A Daniel Jones Year 2 leap would energize the Giants

There is no Eli Manning now in front of him on the depth chart, no Eli Manning in the quarterback room, no Eli Manning in the socially distanced locker room, no awkward Eli Manning questions for Daniel Jones to answer.

But because icons leave giant footsteps to fill when they retire, there will be Eli Manning questions that follow Daniel Jones everywhere every year, starting this year, way too prematurely:

Can you deliver for the New York Giants that elusive fifth Super Bowl championship? And for Daniel Jones, it will all be like water off a Duke’s back.

The signs that he is a worthy successor to the throne are only growing one day at a time.

No. 8 is enough.

He is 228, 229 pounds — 8 or 9 pounds of muscle more than a year ago — undaunted by the reality that he has been forced to learn coordinator Jason Garrett’s new offense during a virtual offseason without the benefit of a preseason game.

If his rookie coach, Joe Judge, refuses to use the pandemic as an excuse and view it as a disadvantage for him, no way his young franchise quarterback will.

“It’s on me to learn the system as quick as I can, as effectively as I can,” Jones said. “Use the time we have, use the practice we have to do that, and come in prepared and ready to go.”

This is a young man who is driven not to fumble away the opportunity of a lifetime, on the New York stage he craved.

It was as seamless a transition as the Giants could have hoped last season under the searing microscope, and now Daniel Jones stares unblinkingly into the great expectations.

No one expects him to win a Super Bowl just yet, no one should dare expect him to be Patrick Mahomes.

But that second-year leap that would electrify a fan base starving for a return to glory?

Yes, it is Leap Year for Daniel Jones.

Jones raised the bar for himself much higher than it should have been after engineering that crazy Week 3 comeback win at Tampa Bay in his first start. Even still, it made Big Blue hearts race, and Manning didn’t have a game that enthralling when he was a rookie.

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Danny Dimes, they called him.

I remember Frank Mara and Chris Mara standing in the visitors’ locker room marveling over what they had just witnessed.

“I was absolutely shocked,” Frank Mara said. “I’ve never seen a rookie quarterback, on our team, come in and play like that.”

For what it’s worth, Jones’ 61.9 completion percentage last season was higher than each of Manning’s first five seasons. It will head higher when he remembers to check the ball down more to Saquon Barkley and Dion Lewis.

Jones embraces the leadership role and showed a natural-born ability as a rookie that will only grow considerably this season. He is mature beyond his years. He is deliberate answering questions and, like Manning, is The Natural, stiff-arming even the hint of controversy.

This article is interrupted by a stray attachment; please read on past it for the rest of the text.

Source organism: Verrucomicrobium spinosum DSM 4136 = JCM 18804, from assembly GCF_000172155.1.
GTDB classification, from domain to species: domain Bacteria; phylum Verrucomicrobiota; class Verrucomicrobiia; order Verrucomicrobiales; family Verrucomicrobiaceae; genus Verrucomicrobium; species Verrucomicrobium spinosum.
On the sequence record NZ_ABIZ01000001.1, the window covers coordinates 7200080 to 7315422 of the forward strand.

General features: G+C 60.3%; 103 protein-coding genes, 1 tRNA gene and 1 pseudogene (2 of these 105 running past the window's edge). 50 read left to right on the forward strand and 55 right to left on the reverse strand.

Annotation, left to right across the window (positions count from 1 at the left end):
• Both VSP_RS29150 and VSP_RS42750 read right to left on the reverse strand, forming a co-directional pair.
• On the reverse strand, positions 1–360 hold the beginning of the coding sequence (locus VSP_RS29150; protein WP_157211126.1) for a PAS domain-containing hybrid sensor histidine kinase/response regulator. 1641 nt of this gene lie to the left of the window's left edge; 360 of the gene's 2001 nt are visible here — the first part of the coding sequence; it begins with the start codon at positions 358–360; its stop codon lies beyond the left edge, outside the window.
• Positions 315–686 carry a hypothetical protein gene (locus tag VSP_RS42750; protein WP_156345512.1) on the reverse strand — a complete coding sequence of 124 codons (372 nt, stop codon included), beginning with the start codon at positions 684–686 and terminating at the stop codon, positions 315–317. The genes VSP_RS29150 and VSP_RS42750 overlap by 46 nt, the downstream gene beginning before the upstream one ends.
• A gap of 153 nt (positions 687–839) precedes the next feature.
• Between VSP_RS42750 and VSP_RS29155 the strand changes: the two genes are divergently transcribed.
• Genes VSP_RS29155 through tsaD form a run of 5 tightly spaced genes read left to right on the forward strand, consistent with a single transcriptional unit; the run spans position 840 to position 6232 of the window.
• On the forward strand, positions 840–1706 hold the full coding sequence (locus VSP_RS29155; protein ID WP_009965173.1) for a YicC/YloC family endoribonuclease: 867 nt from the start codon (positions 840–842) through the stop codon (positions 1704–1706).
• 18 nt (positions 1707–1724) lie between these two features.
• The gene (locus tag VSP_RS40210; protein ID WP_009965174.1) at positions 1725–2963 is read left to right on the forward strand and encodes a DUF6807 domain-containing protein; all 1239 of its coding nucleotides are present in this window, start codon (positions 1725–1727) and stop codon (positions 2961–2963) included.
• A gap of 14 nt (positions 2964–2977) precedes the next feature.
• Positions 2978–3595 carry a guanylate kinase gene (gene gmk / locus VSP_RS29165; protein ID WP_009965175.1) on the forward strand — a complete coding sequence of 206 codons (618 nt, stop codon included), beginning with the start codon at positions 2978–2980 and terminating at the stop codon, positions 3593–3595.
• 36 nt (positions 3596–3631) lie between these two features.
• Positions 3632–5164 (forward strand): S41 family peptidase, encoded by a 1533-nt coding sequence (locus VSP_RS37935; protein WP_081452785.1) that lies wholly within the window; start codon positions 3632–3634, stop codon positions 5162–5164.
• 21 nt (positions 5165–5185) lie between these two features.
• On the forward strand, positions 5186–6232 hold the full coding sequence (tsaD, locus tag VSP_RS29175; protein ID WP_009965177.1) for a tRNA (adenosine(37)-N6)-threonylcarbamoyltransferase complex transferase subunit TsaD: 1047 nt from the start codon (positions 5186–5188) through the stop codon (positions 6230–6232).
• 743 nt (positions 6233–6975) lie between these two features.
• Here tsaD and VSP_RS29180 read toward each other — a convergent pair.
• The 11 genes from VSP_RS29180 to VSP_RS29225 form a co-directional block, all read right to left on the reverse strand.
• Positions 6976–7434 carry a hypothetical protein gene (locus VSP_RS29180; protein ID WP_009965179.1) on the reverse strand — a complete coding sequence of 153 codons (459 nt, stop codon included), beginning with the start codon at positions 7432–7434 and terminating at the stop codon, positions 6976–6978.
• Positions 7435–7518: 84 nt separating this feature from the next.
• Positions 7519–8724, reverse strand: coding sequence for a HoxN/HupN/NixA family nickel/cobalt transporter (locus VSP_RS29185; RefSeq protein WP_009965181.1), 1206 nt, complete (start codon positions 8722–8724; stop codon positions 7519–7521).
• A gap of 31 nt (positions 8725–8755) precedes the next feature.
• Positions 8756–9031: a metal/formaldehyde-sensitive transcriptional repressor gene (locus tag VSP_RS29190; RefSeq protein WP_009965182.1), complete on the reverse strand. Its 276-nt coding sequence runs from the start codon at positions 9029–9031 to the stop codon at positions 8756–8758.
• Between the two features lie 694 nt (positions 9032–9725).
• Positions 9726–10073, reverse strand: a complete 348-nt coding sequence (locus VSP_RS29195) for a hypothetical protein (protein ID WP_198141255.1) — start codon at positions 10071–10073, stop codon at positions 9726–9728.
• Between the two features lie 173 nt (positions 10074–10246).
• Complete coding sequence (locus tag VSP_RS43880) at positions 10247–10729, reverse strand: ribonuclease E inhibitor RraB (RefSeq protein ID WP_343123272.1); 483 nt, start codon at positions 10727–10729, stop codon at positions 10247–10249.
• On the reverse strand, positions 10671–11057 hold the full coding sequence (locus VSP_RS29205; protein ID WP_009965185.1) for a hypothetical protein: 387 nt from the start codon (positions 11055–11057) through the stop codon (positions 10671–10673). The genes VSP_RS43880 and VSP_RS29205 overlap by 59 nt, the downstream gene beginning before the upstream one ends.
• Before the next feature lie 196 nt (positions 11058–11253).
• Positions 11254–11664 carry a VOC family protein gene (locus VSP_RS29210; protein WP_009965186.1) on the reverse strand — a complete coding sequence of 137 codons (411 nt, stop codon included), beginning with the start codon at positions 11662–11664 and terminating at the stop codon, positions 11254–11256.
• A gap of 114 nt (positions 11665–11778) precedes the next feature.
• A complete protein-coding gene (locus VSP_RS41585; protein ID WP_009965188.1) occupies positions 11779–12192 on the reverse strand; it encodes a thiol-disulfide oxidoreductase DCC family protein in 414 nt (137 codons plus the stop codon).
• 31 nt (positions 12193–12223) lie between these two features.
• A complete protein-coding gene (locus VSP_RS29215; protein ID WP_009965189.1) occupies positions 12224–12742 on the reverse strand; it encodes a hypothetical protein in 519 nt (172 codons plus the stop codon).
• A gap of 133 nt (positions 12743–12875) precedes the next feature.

“I think it will be easier this year for him to kind of step up as that leader,’’ Manning said.

Jones has an inner fire and raging competitiveness that is infectious. Which means he is his own man, because Manning was a different kind of leader. He reminds you of Manning in this way: Jones is poised, he is tough, he is the same guy every day, and he wants the ball in his hands during winning time.

Jones worked diligently, if not obsessively, to fix his fumbling issues (18 last season, 11 lost) and throwing on the run during the virtual offseason with Anthony Boone, another former Duke quarterback.

In the wake of left tackle Nate Solder opting out, it falls on offensive line coach Marc Colombo to construct an improved group of blockers — are you listening Andrew Thomas and Nick Gates? — that can help Jones feel more comfortable in the pocket.

“To get there the right way, I think we want to focus on what we’re doing day-to-day in this camp,” Jones said.

No one questions his pinpoint accuracy, and he checks the mobility and escapability boxes for the modern-day quarterback. As well as the braveheart and lionheart boxes. He never stops keeping his eyes downfield. If you dare him to attack, he won’t be afraid to attack. He believes in himself the way a quarterback needs to believe in himself.

“He’s pretty heroic in his attempt to make every play,” former coach Pat Shurmur said during last season.

Giants fans who were in an uproar when GM Dave Gettleman appeared to reach for Jones with the sixth-overall pick in the 2019 draft should be encouraged. It was invaluable for Jones to observe Manning up close and personal. But those who know him best assure that he was Manningesque all along. Jones is the one entrusted now with bringing the Giants back. The life-after-Eli Manning fears have subsided. Boy to Mann now.

No. 8 is enough.